In this week’s Financial Crime Wave, the U.S. Treasury’s Office of Inspector General notes quality control issues around the Financial Crimes Enforcement Network’s regulatory helpline, authorities find $50 million cocaine haul at a Russian embassy in Argentina, some United Kingdom money services businesses flouting anti-money laundering rules, and more.
Panama still struggling to properly investigate complex money laundering cases, enforce AML laws: FATF
The Paris-based Financial Action Task Force (FATF) concluded that Panama, while improving overall, is still challenged to tackle larger, more complex financial crime investigations and make AML rules be implemented more effectively. Evaluators also found that drug trafficking, contraband and other illicit activities related to organized crime provide key sources of illicit revenue entering the country’s financial system, even more so than domestic illicit revenue. The biggest challenge that authorities face is that tax crimes are not classified as predicate offenses for money laundering.
This, in turn, affects the prevention and investigation of the crime because it inhibits the authorities’ ability to track and seize illicit revenue. The evaluation stressed that the most vulnerable sectors to money laundering are free trade zones, real estate and banking and corporate services. Although Panama has taken steps to create transparency laws, evidence of their effectiveness remains scarce, (via Insight Crime).
Treasury OIG: FinCEN’s regulatory helpline aids in deciphering, doling out guidance, but lacks controls to back up roughly 90 percent caller understanding rating
The U.S. Treasury’s Office of Inspector General OIG), in an audit of the Financial Crimes Enforcement Network’s (FinCEN) regulatory helpline, stated that the call-in service helps a reported nigh 90 percent of inquiries, but nearly every way to back up those rosy figures were deleted, not documented or lacked proof of quality control reviews. Reviewers noted that between 2012 and 2016, the “percentage of Helpline customers understanding guidance ranged from 89 to 92 percent.” But the internal controls could only be verified by helpline staff due to limitations of the call center application used to enter, store and track inquiries received by the helpline.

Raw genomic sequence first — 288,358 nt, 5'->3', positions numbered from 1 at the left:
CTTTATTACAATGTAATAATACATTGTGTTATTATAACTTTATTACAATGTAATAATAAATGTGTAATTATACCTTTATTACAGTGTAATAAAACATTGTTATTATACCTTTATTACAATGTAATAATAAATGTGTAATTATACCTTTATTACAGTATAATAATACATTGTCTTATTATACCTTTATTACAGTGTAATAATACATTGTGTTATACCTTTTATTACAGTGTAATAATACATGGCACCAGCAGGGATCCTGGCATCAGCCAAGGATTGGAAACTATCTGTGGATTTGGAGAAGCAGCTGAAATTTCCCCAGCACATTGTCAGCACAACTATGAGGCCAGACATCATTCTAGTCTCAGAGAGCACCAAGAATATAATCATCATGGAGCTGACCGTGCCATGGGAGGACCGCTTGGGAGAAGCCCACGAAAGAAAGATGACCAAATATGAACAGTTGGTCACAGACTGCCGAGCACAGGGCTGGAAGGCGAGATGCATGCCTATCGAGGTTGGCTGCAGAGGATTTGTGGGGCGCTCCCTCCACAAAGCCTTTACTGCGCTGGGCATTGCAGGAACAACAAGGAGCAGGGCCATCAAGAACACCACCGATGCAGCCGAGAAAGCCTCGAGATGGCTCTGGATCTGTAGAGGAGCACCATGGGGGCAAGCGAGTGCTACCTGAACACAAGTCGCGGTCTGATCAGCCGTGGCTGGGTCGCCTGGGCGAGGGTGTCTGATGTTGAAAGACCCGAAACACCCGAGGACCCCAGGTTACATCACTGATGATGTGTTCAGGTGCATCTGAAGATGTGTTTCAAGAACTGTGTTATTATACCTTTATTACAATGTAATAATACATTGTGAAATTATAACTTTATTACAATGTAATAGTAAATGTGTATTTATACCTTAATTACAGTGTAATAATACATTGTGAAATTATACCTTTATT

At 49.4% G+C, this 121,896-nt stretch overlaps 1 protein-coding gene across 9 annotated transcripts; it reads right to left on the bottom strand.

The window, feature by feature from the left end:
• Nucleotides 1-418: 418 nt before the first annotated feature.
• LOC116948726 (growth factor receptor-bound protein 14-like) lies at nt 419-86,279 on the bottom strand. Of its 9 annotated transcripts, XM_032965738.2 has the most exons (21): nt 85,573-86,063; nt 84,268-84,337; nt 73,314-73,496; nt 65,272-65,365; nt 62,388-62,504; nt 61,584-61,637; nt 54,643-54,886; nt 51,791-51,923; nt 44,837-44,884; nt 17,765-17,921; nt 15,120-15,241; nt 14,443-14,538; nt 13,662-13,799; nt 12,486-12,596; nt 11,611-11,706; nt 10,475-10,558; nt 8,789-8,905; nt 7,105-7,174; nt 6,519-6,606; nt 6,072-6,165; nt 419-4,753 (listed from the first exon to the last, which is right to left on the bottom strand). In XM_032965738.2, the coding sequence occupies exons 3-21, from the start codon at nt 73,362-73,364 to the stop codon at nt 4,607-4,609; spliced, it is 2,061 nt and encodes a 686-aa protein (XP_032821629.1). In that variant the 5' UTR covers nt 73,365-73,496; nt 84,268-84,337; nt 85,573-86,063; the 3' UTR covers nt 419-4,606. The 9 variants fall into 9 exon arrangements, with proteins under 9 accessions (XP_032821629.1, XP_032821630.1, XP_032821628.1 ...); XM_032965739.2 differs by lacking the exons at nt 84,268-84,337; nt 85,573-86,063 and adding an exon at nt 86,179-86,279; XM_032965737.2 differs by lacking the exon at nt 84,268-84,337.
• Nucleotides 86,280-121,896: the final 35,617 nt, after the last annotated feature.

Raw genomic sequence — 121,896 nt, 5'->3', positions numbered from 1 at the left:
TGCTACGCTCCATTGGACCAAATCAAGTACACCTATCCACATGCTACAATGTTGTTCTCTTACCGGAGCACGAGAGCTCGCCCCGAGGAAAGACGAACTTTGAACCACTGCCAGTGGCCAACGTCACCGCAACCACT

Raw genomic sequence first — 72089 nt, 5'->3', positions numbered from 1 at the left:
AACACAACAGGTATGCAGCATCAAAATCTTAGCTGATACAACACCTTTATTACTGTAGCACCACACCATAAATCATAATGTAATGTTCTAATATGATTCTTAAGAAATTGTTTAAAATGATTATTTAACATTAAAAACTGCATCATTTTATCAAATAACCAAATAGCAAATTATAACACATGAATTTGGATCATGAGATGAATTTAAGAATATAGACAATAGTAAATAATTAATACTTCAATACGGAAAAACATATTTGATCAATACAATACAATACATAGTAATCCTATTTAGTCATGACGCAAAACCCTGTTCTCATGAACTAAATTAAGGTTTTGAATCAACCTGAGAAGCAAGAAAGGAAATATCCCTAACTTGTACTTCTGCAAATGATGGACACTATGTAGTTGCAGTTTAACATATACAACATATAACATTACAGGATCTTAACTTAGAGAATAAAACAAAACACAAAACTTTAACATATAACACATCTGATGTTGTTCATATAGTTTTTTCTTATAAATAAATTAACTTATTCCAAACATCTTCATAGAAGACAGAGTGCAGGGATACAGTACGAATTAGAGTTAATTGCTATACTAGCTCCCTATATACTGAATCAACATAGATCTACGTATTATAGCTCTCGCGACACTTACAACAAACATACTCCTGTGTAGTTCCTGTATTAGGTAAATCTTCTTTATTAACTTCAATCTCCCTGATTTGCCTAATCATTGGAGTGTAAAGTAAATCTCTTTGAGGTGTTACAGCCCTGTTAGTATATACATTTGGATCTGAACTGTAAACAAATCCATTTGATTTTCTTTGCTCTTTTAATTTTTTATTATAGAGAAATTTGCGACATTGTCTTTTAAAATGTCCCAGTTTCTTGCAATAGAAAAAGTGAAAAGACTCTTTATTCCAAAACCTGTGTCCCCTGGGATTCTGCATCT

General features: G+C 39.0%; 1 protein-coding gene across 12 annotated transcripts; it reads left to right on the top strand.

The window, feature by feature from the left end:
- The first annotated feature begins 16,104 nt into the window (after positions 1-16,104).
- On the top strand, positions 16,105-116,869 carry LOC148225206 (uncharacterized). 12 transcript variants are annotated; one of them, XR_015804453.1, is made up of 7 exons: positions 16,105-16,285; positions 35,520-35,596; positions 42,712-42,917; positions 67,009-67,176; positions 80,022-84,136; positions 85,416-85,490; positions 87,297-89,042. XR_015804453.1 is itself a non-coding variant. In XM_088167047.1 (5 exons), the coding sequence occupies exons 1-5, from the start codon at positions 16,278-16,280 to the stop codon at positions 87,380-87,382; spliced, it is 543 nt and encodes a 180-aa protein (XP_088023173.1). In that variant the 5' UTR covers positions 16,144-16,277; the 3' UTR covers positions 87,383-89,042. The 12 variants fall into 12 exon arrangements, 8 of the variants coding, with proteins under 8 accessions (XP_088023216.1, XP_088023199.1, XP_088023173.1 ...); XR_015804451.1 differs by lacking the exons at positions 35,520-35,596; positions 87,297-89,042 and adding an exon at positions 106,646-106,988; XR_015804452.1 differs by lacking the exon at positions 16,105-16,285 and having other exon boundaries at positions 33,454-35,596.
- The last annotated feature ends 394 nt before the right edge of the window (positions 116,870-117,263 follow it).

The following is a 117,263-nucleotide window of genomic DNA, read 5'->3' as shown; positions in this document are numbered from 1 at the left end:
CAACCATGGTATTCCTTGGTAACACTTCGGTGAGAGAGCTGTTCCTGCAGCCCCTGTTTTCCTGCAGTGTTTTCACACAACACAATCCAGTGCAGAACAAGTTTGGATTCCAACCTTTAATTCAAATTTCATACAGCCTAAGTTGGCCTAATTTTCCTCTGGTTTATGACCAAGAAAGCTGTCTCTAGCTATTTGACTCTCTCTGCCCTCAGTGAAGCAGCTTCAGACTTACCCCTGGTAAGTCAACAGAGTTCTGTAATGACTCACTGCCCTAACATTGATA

The auditors recommended that FinCEN:
- Retain all request ID numbers created in order to provide an accounting of all actions taken in the system used to record Helpline inquiries
- Implement processes to ensure that every inquiry received is appropriately documented to determine the timeliness of the response
- Document the methodology and results of quality control reviews and retain complete and accurate records of these reviews.
In a written response, FinCEN stated it will enact the recommendations and has formalized a process to document the results of Helpline quality control reviews, (via the U.S. Treasury OIG).
A look at how PNB became a victim in India’s largest loan fraud, with lessons to prevent repeat mistakes
India’s Punjab National Bank, the second-biggest state-run lender, stunned the country’s financial sector this month when it announced it had discovered an alleged fraud worth $1.8 billion (£1.28 billion) at a single branch in Mumbai. On Jan. 29, PNB filed a criminal complaint with India’s federal investigative agency against three companies and four people, including billionaire jeweler Nirav Modi and his uncle Mehul Choksi, the managing director of Gitanjali Gems, saying they had defrauded PNB and caused a loss of 2.8 billion rupees ($43 million). In a regulatory filing on Feb. 14, the bank updated the sum involved in the fraud to 113.94 billion rupees ($1.77 billion / £1.25 billion).
The bank alleges that two junior employees at its Brady House branch in Mumbai colluded with companies belonging to Modi and Choksi, and issued fraudulent “letters of undertaking,” or LoUs, without asking for any margin money as security, even though the firms did not have any pre-approved credit limit. The firms, PNB says, raised short-term credit from overseas branches of other Indian banks based on these LoUs, and in some instances fraudulent foreign letters of credit (FLCs) in favor of foreign suppliers. Critical to the scheme was a disconnect between transactions sent through SWIFT and the bank’s core banking system, (via Reuters).
DOJ creates new task force to punish pill pushers
U.S. Justice Department creates new task force to battle opioid epidemic, targeting all areas of prescription pill creation, scrips and distribution, (via DOJ).
A new round in the AI vs. AML debate: rules-based or AI oblivion?